Diagnosing ice sheet grounding line stability from landform morphology
- 1Department of Earth, Environmental, and Planetary Sciences, Rice University, Houston, TX 77005, USA
- 2Department of Environmental Sciences, University of Virginia, Charlottesville, VA 22904, USA
- 3Department of Geological Sciences, Stockholm University, 10691 Stockholm, Sweden
- *These authors contributed equally to this work.
Abstract. The resilience of a marine-based ice sheet is strongly governed by the stability of its grounding lines, which are in turn sensitive to ocean-induced melting, calving, and flotation of the ice margin. Since the grounding line is also a sedimentary environment, the constructional landforms that are built here may reflect elements of the processes governing this dynamic and potentially vulnerable environment. Here we analyse a large dataset (n = 6275) of grounding line landforms mapped on the western Ross Sea continental shelf from high-resolution geophysical data. The population is divided into two distinct morphotypes by their morphological properties: recessional moraines (consistently narrow, closely spaced, low amplitude, symmetric, and straight) and grounding zone wedges (broad, widely spaced, higher amplitude, asymmetric, sinuous, and highly variable). Landform morphotypes cluster with alike forms that transition abruptly between morphotypes both spatially and within a retreat sequence. Their form and distribution are largely independent of water depth, bed slope, and position relative to glacial troughs. Similarly, we find no conclusive evidence for morphology being determined by the presence or absence of an ice shelf. Instead, grounding zone wedge construction is favoured by a higher sediment flux and a longer-held grounding position. We propose two endmember modes of grounding line retreat: (1) an irregular mode, characterised by grounding zone wedges with longer standstills and accompanied by larger-magnitude retreat events, and (2) a steady mode, characterised by moraine sequences that instead represent more frequent but smaller-magnitude retreat events. We suggest that while sediment accumulation and progradation may prolong the stability of a grounding line position, progressive development of sinuosity in the grounding line due to spatially variable sediment delivery likely destabilises the grounding position by enhanced ablation, triggering large-magnitude retreat events. Here, the concept of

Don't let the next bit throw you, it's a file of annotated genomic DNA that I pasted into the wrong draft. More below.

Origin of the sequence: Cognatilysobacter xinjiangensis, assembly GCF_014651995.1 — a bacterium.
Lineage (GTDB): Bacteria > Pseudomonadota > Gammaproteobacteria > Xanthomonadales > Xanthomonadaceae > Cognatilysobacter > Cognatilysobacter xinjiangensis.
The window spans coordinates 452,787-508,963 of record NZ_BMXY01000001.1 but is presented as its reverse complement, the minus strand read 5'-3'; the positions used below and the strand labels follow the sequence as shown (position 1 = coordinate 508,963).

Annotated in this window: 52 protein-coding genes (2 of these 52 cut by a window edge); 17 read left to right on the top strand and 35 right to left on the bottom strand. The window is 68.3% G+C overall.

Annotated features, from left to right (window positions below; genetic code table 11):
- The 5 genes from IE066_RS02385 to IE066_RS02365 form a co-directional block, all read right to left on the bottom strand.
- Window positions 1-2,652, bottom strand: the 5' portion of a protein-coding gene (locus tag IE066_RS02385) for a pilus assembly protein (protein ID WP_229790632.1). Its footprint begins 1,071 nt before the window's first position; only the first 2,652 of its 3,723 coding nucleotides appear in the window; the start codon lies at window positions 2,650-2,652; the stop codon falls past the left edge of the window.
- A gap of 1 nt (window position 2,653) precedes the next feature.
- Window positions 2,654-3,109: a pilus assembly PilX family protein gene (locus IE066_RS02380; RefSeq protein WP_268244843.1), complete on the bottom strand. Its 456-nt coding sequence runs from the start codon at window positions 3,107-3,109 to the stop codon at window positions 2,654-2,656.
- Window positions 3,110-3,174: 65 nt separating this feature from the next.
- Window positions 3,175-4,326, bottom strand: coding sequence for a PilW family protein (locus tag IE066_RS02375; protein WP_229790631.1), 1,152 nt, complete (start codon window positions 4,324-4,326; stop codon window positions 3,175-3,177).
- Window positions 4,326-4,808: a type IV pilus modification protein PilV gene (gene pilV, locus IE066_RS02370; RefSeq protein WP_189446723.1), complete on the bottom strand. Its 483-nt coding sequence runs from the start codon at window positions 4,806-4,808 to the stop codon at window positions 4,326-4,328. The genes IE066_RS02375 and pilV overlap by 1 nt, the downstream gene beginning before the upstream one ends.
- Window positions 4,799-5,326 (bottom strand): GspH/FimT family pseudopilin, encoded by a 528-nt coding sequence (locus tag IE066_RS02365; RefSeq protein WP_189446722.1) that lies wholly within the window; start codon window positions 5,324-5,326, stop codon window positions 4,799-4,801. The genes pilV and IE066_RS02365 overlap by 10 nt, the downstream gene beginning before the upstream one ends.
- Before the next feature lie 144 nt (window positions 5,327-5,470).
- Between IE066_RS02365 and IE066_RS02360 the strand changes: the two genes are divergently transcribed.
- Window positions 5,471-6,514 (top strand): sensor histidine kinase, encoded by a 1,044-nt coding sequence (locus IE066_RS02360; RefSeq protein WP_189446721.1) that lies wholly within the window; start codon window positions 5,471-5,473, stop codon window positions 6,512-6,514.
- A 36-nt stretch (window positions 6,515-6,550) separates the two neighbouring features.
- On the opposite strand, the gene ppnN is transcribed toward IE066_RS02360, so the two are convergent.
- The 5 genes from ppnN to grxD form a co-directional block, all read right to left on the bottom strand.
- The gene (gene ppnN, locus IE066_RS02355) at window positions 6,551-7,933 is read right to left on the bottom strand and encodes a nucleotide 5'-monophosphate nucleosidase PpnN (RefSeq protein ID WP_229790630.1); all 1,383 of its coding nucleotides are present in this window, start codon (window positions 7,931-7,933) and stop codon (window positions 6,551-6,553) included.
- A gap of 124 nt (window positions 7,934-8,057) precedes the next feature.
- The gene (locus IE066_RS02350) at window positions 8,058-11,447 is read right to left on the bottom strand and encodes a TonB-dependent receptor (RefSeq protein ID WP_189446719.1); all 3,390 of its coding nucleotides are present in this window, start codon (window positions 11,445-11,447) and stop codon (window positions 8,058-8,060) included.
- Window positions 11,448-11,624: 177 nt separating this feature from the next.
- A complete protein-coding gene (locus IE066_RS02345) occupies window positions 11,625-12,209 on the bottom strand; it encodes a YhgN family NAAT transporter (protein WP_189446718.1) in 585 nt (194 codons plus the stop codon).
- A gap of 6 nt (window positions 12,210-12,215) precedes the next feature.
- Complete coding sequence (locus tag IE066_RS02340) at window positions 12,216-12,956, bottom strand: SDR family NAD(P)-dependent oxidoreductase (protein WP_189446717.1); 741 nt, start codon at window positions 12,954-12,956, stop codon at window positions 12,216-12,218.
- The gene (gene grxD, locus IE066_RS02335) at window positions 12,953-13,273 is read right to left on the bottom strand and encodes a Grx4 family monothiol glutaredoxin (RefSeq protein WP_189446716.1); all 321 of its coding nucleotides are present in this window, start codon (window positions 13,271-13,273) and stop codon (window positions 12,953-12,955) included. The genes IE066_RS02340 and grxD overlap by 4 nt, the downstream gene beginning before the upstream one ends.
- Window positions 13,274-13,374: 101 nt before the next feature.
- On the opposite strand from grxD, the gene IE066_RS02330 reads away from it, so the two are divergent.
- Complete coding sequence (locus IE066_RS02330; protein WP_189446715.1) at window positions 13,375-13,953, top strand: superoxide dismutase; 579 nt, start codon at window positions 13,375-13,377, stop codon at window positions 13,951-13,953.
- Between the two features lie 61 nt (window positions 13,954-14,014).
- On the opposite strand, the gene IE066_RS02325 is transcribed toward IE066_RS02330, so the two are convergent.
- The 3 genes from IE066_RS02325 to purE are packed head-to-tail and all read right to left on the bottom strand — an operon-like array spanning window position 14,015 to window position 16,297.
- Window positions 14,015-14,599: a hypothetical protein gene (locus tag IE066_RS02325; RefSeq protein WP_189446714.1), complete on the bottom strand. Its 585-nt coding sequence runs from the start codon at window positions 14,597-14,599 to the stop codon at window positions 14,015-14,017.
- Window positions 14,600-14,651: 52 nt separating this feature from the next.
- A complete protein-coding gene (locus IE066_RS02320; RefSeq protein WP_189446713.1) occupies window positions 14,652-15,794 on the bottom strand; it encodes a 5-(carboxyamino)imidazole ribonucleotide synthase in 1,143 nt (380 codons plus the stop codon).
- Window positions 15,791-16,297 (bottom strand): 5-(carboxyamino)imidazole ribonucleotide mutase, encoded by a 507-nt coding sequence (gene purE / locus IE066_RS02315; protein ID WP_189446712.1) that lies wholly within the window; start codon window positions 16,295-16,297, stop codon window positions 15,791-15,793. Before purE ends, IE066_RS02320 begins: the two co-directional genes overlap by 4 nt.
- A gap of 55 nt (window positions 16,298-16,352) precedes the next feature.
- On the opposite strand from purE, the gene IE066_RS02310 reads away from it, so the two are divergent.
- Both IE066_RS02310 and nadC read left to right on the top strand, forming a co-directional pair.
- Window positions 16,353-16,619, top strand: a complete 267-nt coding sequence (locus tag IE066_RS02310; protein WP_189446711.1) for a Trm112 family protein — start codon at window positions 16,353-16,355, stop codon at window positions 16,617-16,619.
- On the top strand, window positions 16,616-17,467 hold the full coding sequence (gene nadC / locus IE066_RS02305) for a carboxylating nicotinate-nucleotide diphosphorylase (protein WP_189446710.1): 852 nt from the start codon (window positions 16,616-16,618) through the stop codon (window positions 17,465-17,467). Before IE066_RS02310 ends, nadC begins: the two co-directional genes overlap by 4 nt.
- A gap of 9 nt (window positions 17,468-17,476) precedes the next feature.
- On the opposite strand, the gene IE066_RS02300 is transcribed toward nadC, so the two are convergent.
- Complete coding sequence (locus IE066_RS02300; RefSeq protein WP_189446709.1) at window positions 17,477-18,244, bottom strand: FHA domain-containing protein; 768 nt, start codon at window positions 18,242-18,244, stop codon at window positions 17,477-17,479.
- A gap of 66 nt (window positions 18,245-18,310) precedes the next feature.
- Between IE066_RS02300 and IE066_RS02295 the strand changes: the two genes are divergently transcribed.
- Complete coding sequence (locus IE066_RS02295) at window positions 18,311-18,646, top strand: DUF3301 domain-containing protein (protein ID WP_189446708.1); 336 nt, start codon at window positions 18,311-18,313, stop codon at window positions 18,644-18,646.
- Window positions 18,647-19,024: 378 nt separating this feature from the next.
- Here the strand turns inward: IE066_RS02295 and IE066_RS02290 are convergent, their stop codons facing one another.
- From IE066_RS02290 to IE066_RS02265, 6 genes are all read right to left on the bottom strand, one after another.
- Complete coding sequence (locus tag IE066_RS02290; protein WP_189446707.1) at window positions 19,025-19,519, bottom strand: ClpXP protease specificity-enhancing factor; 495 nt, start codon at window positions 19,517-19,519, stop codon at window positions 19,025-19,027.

stability is multifaceted and paradoxical, and neither mode can be characterised as marking fast or slow retreat. Diagnosing grounding line stability based on landform products should be considered for a wider geographic range, yet this large dataset of landforms prompts the need to better understand the sensitivity of marine-based grounding lines to processes and feedbacks governing retreat and what stability means in the context of future grounding line behaviour.